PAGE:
Parents often do not accurately perceive overweight and/or obesity in their children. Changing this is widely considered an essential first step to reducing child overweight, but recent research suggests that, in fact, this could promote greater weight gain. We aimed to determine the directionality over time between higher child adiposity and parental perception of child overweight.METHODS:
Participants were from 2 cohorts of the population-based Longitudinal Study of Australian Children followed biennially since 2004. Repeated measures of BMI z scores and parental perceptions of overweight were available for the kindergarten cohort at 6 waves (ages 4–5, 6–7, 8–9, 10–11, 12–13, and 14–15 years; n = 4632) and for the birth cohort at 4 waves (ages 2–3, 4–5, 8–9, and 10–11 years; n = 4445). Bidirectionality between overweight perception and BMI z score was examined by using cross-lagged regression models.RESULTS:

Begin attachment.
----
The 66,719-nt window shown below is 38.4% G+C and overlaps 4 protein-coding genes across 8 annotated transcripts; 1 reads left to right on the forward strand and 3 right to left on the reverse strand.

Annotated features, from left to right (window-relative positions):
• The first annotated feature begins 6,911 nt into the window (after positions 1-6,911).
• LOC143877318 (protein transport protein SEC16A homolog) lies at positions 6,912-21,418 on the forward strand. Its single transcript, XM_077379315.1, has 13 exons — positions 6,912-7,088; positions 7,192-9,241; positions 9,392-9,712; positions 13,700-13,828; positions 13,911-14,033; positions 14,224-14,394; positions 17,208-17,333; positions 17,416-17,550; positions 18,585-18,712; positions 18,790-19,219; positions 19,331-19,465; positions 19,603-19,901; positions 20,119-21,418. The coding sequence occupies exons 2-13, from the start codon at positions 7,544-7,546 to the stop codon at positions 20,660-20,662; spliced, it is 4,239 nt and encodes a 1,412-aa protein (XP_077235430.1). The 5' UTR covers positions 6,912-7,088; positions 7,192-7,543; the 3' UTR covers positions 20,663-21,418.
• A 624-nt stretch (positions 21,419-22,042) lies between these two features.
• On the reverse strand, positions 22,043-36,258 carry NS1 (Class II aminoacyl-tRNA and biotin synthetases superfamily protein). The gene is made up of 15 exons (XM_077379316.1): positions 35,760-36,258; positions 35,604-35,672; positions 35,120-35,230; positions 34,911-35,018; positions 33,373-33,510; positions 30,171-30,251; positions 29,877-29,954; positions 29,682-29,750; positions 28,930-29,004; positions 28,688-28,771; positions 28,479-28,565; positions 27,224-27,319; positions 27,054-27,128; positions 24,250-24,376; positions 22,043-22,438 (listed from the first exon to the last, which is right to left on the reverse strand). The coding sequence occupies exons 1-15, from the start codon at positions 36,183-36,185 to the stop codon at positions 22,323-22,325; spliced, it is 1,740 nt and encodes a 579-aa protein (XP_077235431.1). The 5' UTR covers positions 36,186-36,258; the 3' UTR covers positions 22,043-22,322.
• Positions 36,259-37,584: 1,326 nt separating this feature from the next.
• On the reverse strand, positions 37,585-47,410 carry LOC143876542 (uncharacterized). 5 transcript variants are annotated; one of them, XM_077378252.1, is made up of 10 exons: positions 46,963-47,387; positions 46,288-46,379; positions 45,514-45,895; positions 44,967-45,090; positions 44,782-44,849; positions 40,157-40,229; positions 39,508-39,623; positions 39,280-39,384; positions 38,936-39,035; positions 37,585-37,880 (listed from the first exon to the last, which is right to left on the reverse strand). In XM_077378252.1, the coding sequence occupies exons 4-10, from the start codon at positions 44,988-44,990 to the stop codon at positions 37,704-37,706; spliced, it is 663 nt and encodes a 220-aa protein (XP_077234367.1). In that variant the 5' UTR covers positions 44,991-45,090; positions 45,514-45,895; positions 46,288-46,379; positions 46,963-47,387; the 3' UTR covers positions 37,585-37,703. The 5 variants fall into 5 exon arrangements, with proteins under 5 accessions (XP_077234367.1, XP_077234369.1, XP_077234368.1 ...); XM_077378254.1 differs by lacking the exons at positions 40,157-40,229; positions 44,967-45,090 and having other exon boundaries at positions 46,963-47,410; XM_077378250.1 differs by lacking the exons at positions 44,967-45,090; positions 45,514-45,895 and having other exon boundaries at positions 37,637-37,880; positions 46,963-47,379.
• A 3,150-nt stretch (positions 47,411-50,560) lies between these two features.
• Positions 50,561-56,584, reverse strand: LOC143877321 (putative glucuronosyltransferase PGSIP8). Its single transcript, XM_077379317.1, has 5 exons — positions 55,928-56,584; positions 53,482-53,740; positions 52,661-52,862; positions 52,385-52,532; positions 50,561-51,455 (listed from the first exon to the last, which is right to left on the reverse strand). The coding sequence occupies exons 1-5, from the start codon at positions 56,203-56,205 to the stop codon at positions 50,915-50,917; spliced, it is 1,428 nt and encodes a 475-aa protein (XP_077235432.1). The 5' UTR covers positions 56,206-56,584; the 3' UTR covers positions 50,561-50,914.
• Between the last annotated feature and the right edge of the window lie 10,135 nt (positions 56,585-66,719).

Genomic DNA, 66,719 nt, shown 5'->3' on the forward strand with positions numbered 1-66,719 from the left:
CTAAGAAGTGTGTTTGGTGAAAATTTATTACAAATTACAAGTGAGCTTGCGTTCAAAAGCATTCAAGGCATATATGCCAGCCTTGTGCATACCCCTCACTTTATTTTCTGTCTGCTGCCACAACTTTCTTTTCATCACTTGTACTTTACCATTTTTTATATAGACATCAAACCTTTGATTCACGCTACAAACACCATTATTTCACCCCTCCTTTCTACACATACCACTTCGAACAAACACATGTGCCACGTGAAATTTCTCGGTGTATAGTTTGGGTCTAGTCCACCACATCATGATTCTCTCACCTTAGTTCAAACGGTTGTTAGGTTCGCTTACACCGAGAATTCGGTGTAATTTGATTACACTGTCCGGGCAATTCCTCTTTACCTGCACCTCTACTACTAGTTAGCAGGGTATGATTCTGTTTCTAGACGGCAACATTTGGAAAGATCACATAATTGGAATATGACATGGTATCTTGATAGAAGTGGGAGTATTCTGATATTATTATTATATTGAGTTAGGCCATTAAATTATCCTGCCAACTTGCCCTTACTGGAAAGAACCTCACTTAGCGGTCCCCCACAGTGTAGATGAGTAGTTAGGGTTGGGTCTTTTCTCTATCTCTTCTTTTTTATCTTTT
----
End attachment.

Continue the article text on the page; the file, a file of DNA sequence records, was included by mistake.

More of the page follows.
In both cohorts, wave-on-wave lagged effects were strong (all: P < .001) but much larger from BMI z score to parent perception. For every unit increase in the BMI z score, the odds of a child being perceived as overweight in the next wave ranged from 2.9 (birth cohort: age 2–3 years) to 10.4 (kindergarten cohort: age 6–7 years). These effects were ~3 to 12 times larger than the reverse, whereby the perception of overweight predicted 0.2 to 0.5 higher BMI z score in the next wave.CONCLUSIONS:
Higher child BMI z scores strikingly predicted a subsequent parental perception of child overweight. Parent-perceived overweight preceded rising (not falling) BMI, but these effects were small. Clinician efforts to make parents aware of overweight may not be harmful but seem unlikely to improve children’s BMI status.